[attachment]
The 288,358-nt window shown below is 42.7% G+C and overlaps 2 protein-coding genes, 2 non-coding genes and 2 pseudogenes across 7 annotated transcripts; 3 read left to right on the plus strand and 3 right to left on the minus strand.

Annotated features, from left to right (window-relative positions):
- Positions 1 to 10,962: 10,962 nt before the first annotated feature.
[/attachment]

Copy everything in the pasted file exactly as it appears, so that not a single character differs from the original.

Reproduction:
The 288,358-nt window shown below is 42.7% G+C and overlaps 2 protein-coding genes, 2 non-coding genes and 2 pseudogenes across 7 annotated transcripts; 3 read left to right on the plus strand and 3 right to left on the minus strand.

Annotated features, from left to right (window-relative positions):
- Positions 1 to 10,962: 10,962 nt before the first annotated feature.